First-to-market advantage for WiMAX falls flat

A first-to-market advantage for WiMAX over LTE was supposed to help differentiate Sprint Nextel Corp and Clearwire Corp. from its competitors. But if you live in the metropolitan areas of Los Angeles or the San Francisco Bay Area, not so much. Los Angeles and the surrounding area finally got its first official look at WiMAX earlier this week. San Francisco is still waiting. Although the companies launched their first WiMAX market almost two years ago in Portland, Ore., scale is what matters most. A so-called fourth generation network without service in San Francisco or Los Angeles (until just this past Monday) is no network I want to pay for.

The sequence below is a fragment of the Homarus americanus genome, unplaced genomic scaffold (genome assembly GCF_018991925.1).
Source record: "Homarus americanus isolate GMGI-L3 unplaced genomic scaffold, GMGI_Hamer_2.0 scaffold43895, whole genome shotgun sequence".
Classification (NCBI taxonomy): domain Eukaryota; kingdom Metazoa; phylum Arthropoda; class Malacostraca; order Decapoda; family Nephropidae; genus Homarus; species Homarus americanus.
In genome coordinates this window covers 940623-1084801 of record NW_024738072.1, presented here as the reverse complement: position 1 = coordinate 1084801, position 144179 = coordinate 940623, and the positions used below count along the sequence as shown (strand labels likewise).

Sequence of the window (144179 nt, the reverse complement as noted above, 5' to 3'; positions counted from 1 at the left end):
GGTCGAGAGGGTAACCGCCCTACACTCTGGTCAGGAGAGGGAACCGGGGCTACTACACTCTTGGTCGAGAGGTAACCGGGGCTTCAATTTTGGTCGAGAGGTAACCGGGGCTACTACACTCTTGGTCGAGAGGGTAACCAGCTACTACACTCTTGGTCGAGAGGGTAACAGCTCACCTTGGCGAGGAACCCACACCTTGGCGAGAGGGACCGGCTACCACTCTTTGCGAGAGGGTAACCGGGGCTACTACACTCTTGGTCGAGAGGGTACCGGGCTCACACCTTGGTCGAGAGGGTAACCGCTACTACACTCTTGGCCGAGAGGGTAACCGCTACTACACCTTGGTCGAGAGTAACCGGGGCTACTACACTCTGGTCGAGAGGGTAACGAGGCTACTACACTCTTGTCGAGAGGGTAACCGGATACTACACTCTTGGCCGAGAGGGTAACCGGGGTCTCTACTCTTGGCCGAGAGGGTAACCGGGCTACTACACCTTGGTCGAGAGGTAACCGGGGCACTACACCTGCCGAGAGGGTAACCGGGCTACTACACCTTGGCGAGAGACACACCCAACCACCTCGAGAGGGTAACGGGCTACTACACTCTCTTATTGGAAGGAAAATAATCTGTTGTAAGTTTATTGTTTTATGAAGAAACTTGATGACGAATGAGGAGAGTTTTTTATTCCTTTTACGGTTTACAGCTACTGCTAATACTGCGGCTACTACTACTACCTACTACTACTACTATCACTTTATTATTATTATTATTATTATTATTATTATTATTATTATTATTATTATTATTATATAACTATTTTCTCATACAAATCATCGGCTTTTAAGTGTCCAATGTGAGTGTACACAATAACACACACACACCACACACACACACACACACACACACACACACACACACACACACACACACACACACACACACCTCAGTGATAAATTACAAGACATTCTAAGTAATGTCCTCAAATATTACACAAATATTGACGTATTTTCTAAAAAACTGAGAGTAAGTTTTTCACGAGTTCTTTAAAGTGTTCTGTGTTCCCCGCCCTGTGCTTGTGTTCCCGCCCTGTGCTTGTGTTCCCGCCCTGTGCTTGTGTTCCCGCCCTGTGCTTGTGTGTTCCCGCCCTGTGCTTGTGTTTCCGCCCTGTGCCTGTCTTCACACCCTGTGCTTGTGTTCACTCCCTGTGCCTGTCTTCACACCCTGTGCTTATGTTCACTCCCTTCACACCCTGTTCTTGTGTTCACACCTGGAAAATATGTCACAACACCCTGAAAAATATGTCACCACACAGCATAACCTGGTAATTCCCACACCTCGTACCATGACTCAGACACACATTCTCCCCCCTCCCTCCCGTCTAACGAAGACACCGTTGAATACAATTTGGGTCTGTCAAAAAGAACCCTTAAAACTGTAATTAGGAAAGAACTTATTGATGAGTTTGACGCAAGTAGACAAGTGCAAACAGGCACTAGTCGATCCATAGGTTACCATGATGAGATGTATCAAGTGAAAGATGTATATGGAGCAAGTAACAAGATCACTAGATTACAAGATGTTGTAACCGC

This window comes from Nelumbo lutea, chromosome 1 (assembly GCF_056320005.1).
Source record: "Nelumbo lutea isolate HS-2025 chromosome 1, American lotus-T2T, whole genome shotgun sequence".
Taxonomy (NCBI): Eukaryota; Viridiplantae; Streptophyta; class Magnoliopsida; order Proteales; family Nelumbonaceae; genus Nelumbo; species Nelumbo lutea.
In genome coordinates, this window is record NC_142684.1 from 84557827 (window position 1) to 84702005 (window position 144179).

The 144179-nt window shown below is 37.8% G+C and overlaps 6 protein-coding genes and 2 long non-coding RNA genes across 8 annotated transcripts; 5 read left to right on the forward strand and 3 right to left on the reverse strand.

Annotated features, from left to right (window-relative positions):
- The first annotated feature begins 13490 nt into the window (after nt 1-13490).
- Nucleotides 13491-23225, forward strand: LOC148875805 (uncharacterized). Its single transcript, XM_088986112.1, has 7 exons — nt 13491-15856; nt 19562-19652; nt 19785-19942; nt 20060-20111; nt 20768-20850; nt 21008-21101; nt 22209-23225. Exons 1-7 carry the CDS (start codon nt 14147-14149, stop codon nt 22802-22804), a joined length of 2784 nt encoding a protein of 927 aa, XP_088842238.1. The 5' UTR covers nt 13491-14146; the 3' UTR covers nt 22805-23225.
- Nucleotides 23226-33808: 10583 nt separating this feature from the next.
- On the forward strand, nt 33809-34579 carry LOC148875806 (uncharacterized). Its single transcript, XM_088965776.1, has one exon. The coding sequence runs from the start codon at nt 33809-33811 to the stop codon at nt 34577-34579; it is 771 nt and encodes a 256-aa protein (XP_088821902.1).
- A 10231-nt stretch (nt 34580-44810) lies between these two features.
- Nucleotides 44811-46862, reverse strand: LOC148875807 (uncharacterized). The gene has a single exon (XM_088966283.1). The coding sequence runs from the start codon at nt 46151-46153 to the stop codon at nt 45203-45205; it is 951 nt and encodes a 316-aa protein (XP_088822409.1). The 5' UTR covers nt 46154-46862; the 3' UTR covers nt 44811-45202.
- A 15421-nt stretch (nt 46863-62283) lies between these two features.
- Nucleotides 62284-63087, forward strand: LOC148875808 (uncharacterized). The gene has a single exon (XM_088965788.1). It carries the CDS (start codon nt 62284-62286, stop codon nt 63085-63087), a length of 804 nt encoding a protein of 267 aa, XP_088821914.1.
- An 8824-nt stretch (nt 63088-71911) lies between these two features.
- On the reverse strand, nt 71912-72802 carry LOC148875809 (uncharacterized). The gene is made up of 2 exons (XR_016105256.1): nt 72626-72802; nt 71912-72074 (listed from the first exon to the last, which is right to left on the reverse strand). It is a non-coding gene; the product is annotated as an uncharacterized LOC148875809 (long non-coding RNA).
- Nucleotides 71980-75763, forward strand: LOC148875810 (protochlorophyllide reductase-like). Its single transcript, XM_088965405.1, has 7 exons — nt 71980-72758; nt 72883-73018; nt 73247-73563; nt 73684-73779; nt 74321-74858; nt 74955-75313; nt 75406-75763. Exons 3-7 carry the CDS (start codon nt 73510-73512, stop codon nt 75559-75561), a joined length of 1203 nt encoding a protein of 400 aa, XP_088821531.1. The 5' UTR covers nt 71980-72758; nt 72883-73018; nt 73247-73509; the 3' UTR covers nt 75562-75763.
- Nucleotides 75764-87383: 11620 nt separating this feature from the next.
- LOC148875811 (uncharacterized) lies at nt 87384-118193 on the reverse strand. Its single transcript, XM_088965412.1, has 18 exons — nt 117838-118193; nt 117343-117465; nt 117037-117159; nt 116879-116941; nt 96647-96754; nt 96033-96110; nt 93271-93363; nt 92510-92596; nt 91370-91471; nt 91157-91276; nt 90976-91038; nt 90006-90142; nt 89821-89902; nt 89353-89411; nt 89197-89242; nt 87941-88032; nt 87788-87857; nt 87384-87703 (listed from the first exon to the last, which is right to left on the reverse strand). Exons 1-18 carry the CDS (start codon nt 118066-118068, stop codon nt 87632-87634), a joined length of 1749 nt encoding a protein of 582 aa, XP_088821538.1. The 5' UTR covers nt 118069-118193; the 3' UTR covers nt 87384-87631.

Sure, I’ve lived my entire life in California so I’m admittedly biased, but there are plenty of good business reasons to not ignore The Golden State and leave it behind or on the back burner. When it’s all said and done, WiMAX will have launched in Los Angeles exactly six days before LTE. So much for a first-to-market advantage or really any head start at all. Moreover, barring any unforeseen last-minute surprise from Sprint or Clearwire, Verizon Wireless will have completely beaten its WiMAX-backing counterparts to the 4G party with an LTE signal in San Francisco. If you take each of these companies at their word, Verizon’s LTE network will cover 10 million more potential customers than Sprint as of this coming Sunday. In other words, Verizon will have leapfrogged Clearwire and Sprint’s early 4G status in one fell swoop. The eight cities in California that rank in the top 50 U.S. cities based on population — Los Angeles, San Diego, San Jose, San Francisco, Fresno, Sacramento, Long Beach and Oakland — comprise almost 9 million people alone. Until last Monday, WiMAX was only live in one of those cities: Sacramento. Los Angeles is a huge step forward for Clearwire and Sprint but it’s unclear why the companies didn’t focus where the most people live first and fill in the rest later. Verizon Wireless appears to be doing the opposite, at least in California. Six of those cities will have LTE service as of this Sunday. Guess which city isn’t on the list of Verizon’s initial launch markets — Sacramento. It’s OK, nothing really gets done there anyway.

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